Why We Need Rural Integrity For a Healthy World
–Philip J Reed on behalf of Exede, a rural internet provider.
In the natural world, diversity matters. An ecosystem needs a variety of both plant and animal species in order to thrive. On a larger scale, a healthy planet is home to a variety of landscapes, from rain forest to tundra, that contribute to a balanced earth.
In the human world created by civilization, another kind of diversity is important to our overall health in the present and to our future as a species. That diversity is found in the variety of settings in which we live, from the most densely populated cities to the most isolated rural outposts.
We tend to think of cities as the most important of those settings, and that tendency is reinforced by the growing cultural influence and political clout of urban areas, qualities that are themselves functions of vast demographic change. In 1800, some three percent of the world’s people lived in urban areas. According to a 2011 estimate by the United Nations, in 2008 the number of people living in cities reached 3.3 billion, for the first time amounting to more than half of the total world population.
That trend is likely to continue. Between 2011 and 2050, the United Nations expects world population to grow by 2.3 billion and the urban population to grow by 2.6 billion. This projection can mean only one thing: Cities will grow while rural population shrinks.
Perhaps it’s natural, then to focus our attention on cities, but rural areas and the small towns and villages they encompass are absolutely necessary to a healthy world. We neglect them at our peril. The fact is that the very existence of cities depends on the integrity of the rural areas on which we all depend.
Agriculture is obviously essential to our survival, and farming is of course a rural enterprise. Fisheries occupy a similar position. Natural resources are another product of the rural environment. Some are renewable, such as forest products and wind- and water-powered energy. Others are non-renewable, including sources of energy like oil and natural gas, and sources of industrial materials generated by mining. Regardless of category, all are critical to our survival and all originate in rural areas.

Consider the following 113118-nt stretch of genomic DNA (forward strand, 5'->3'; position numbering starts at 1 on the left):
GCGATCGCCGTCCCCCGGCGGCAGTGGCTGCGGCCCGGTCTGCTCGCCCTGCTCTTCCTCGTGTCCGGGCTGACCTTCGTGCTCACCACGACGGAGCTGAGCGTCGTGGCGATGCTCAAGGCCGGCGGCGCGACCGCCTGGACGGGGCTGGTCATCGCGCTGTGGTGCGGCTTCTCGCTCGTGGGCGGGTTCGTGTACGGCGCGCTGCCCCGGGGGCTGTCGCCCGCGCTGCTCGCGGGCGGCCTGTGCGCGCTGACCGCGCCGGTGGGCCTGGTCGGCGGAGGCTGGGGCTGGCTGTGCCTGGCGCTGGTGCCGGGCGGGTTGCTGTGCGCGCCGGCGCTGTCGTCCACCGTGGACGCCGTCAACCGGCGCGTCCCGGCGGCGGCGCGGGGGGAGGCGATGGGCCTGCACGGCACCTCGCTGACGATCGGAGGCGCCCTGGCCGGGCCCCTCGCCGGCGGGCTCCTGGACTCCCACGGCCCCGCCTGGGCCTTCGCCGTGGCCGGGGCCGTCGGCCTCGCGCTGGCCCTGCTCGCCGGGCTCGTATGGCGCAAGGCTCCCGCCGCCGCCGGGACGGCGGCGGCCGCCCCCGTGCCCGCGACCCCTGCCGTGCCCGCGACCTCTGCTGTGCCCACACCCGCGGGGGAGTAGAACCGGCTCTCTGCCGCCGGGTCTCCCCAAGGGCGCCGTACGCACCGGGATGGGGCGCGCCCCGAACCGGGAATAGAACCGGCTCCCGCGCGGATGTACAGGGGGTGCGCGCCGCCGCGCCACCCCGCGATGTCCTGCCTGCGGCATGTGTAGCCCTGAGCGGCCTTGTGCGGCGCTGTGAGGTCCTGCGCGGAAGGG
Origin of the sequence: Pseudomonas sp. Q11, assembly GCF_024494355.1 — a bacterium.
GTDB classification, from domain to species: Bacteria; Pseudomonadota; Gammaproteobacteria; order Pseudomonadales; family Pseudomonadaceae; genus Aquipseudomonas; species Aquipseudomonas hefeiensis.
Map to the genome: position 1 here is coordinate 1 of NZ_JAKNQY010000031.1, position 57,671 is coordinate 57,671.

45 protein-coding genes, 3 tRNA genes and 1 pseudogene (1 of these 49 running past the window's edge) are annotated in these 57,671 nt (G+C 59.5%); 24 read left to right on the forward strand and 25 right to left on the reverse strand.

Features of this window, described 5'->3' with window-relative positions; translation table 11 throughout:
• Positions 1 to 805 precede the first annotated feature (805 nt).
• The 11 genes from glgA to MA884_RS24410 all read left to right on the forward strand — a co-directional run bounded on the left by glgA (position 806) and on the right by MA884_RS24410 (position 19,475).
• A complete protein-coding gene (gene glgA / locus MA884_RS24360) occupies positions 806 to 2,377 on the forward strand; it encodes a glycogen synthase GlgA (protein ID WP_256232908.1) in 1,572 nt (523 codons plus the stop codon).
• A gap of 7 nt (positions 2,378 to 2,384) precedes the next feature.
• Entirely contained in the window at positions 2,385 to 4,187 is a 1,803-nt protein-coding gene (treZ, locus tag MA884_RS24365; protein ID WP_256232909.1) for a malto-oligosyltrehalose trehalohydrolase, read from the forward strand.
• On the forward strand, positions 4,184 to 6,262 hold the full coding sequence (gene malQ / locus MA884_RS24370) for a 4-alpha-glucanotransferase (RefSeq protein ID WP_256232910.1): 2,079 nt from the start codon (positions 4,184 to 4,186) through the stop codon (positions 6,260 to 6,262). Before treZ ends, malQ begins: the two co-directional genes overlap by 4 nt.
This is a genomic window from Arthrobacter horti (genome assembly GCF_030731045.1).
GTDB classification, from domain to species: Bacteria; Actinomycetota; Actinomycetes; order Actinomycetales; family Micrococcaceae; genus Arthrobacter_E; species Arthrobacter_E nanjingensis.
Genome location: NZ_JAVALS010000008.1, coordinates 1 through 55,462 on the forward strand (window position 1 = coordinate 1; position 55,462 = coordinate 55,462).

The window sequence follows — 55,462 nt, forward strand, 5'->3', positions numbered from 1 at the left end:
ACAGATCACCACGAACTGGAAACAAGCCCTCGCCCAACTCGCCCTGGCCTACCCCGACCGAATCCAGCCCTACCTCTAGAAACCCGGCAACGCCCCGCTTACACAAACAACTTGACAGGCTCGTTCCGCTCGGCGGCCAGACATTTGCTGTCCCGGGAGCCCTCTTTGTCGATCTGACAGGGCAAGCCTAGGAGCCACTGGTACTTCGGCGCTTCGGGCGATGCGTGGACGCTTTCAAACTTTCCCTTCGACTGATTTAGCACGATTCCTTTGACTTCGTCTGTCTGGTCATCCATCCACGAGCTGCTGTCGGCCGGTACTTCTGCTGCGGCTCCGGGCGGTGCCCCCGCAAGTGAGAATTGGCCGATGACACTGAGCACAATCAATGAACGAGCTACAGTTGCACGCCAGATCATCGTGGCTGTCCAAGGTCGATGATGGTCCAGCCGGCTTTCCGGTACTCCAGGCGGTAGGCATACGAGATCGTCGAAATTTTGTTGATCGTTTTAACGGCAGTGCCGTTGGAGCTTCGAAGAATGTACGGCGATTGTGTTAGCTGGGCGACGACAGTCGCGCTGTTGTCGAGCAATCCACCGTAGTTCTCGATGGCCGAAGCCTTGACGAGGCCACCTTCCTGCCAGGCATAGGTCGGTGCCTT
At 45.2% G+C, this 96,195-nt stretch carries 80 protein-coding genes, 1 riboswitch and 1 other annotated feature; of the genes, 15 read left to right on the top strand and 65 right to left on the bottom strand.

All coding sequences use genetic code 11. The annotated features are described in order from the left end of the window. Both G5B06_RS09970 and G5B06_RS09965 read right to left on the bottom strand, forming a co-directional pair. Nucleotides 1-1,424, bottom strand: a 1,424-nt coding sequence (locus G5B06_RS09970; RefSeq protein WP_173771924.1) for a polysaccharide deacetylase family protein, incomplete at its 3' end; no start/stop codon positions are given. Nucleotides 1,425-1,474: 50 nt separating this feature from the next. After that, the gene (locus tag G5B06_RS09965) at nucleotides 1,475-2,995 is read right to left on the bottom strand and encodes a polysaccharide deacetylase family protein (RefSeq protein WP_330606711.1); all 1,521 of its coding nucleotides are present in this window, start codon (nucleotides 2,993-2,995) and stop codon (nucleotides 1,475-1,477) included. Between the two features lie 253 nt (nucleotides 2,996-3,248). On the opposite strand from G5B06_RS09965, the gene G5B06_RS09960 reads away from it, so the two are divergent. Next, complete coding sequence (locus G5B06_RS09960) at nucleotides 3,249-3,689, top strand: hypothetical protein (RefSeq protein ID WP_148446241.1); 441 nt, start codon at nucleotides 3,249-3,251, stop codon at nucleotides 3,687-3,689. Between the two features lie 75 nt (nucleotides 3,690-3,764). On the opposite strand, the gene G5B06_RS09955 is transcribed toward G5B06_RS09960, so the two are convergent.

However, the rural contribution is not limited to practical matters, important as those are. We derive physical and psychological benefit from the countryside in ways that are quite real, though hard to quantify. We get pleasure from sports and outdoor activities, and from visiting an area where we can enjoy natural beauty and abundant wildlife. If nothing else, our psyches often need the refreshment of the rural perspective.
Beyond the vision of rolling green hills and amber waves of grain that symbolize “the country,” the small towns that punctuate rural areas also fill critical needs. First, they provide a nexus for distribution of those vital rural products, including food, lumber and minerals. Second, they perform important functions for the rural population, providing small-scale government, along with commercial and personal services, that would not be available in a truly isolated area. Third, they offer community, a necessity for the inherently social beings that we are. Without small towns, the rural population’s decline would likely be even more precipitous than is now predicted.
Our tendency to discount rural value is nothing new. It found a notably clear expression in the debate over the original terms of the U.S. Constitution, when less populous states feared that they would have no say in a legislature apportioned according to population. The convention stalled over the question, and it took the “Great Compromise” to move things forward. That compromise added a legislative body, the Senate, in which each state had equal power regardless of population.
The Great Compromise recognized the importance of rural America. The need to respect the value and integrity of all non-urban areas around the world is certainly no less important today than it was in the 18th century. If anything, the need becomes more urgent as the cities grow in the foreseeable future.
Posted on March 12, 2013, in Community Economic Development and tagged business, Collapse, environment, Health, Population, Rural area, United Nations, Urban area. Bookmark the permalink. Leave a comment.